A while ago, Therese Borchard, who writes one of my favorite blogs, Beyond Blue, penned a piece about things you shouldn’t say to someone who’s struggling with depression. This inspired me to think about what you shouldn’t say to someone with an eating disorder. While people may not be as direct as the statements below, we know that some still say various versions of them.
1. Why can’t you just eat?
This is the same as asking someone with depression to just snap out of it. If they could, they would. In her book, Brave Girl Eating: A Family’s Struggle With Anorexia, Harriet Brown poignantly describes what it was like for her daughter to eat.
That year, I learned just how brave my daughter is. Five or six times a day, she sat at the table and faced down panic and guilt, terror and delusions and physical pain, and kept going.
In another chapter, Brown equates her daughter’s eating to jumping out of an airplane:
[My husband] Jamie and I are crying now too, as we understand for the first time exactly how courageous our daughter is. Each time she lifts the spoon to her lips, her whole body shaking, she is jumping out of a plane at thirty thousand feet. Without a parachute.
2. Why can’t you just stop eating?
People will often say this — or think it — to people who struggle with binge eating disorder (or bulimia). The thinking is that you have control over your eating; just use a dose of willpower and stop. But that’s the problem with binge eating — you feel a loss of control while you’re eating (it’s one of the symptoms).
It’s probably hard to understand, but that’s why eating disorders are illnesses that require treatment. Willpower has nothing to do with an ED.
3. Try such and such diet — it worked for so and so.
Unfortunately, it’s not uncommon for people to believe that dieting can eliminate or reduce binge eating. This belief probably comes from the idea that dieting gives you rules. When you have specific and strict regulations, you naturally stay in line.
(Also, how often have you seen a commercial of a teary-eyed actress talking about how such and such diet program healed her out-of-control eating?)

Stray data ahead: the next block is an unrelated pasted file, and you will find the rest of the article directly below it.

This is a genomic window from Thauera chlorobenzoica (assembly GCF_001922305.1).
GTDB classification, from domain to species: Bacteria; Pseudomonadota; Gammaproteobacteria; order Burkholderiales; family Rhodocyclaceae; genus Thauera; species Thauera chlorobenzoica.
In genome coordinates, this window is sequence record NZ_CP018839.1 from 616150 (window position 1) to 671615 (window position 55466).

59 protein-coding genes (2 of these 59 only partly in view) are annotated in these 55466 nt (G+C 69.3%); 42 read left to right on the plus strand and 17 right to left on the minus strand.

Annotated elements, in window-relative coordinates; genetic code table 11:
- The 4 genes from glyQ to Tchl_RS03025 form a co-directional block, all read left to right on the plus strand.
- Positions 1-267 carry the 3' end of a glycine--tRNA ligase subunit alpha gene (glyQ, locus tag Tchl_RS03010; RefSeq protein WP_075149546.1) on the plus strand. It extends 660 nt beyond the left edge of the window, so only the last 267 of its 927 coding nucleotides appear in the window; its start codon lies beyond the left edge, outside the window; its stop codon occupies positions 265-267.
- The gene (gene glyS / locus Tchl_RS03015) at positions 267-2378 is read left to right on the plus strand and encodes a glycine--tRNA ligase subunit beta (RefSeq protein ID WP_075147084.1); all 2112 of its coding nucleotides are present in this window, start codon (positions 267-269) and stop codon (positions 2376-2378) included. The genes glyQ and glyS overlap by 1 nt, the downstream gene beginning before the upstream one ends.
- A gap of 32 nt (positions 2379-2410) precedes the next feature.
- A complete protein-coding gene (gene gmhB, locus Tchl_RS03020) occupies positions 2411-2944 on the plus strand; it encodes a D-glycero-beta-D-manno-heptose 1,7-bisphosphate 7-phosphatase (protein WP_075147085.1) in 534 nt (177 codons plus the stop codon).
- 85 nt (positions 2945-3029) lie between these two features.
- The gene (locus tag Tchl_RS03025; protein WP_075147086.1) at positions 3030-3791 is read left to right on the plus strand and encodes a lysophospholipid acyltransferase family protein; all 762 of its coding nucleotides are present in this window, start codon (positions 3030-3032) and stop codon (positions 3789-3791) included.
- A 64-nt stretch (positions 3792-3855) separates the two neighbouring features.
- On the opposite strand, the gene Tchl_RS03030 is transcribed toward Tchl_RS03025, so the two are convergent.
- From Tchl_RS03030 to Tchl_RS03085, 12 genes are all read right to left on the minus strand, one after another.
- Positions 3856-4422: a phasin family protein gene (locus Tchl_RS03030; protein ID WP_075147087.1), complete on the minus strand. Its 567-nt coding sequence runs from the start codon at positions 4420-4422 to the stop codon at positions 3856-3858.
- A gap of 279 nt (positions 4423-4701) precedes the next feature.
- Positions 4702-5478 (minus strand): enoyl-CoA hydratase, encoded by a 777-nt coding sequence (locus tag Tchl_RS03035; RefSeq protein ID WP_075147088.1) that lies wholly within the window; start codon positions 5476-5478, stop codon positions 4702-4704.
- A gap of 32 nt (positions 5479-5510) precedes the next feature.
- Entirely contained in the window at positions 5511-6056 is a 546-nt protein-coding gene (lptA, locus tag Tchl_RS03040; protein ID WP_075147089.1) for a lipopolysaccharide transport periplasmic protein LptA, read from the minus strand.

For starters, dieting is a Band-aid. It doesn’t get at the other symptoms and underlying problems of eating disorders. It’s also probably how the person got to where they are in the first place. While EDs are biologically based, dieting is a common trigger.
It only makes matters worse. Research has actually shown that restricting leads to overeating. (It’s one of the many reasons dieting is futile for everyone.) The only treatment for binge eating is to see a professional who specializes in eating disorders.
4. Everyone hates their body (or everyone overeats, or everyone skips meals sometimes).
It’s hard watching a person you love struggle. Sometimes we think relating to their words will make them feel better. So if they say something disparaging about their body or talk about skipping a meal or eating a lot in a short period of time, we quickly let them know that they’re not alone. We’ve been there. We can relate.
But in reality, this can shut the person up and stop them from sharing any more of their thoughts and feelings. (Which is a big problem because eating disorders are secretive as it is.) Worse, it can normalize their eating disorder and validate it.
While many of us might’ve struggled with some ED behaviors and thoughts, it’s very different from actually struggling with an eating disorder. Again, eating disorders are serious illnesses that require treatment.
5. Yes, I’ll keep your ED a secret.
Maybe you’ve noticed the signs of an eating disorder and confronted your loved one or maybe they came to you first. Either way, they beg you to keep their eating disorder a secret. I would say, “No way, no how.”
Eating disorders are dangerous. Even if someone doesn’t look emaciated and sick, they can still suffer serious problems. In her memoir, Purge: Rehab Diaries, Nicole Johns, who struggled with EDNOS, talks about being “normal weight” and having a slew of very serious health problems.
Throughout her 20s, Johns is “hospitalized for fainting, a concussion, electrolyte imbalances, and three different kinds of heart-rhythm irregularities.” During this time, she’s abusing diet pills, starving and purging. In just two years, she has to go to the ER six times because of her heart problems.
The reality is that EDs can be deadly — and secrets don’t lead to treatment, and treatment is essential. According to Kenneth L. Weiner, MD, CEDS, of the Eating Recovery Center:
Eating disorders are the deadliest mental illness. A woman with anorexia nervosa is 5.6 times more likely to die than another woman of her same age. The most frequent causes of death from eating disorders are suicide (32 percent), complications associated with anorexia (19 percent), and cancer (11 percent). The average age of death for an individual with anorexia is only 34 years.
I hope you’ve found these statements of what not to say helpful.
What would you add to the list? If you’ve struggled with an eating disorder, what do you want others to know?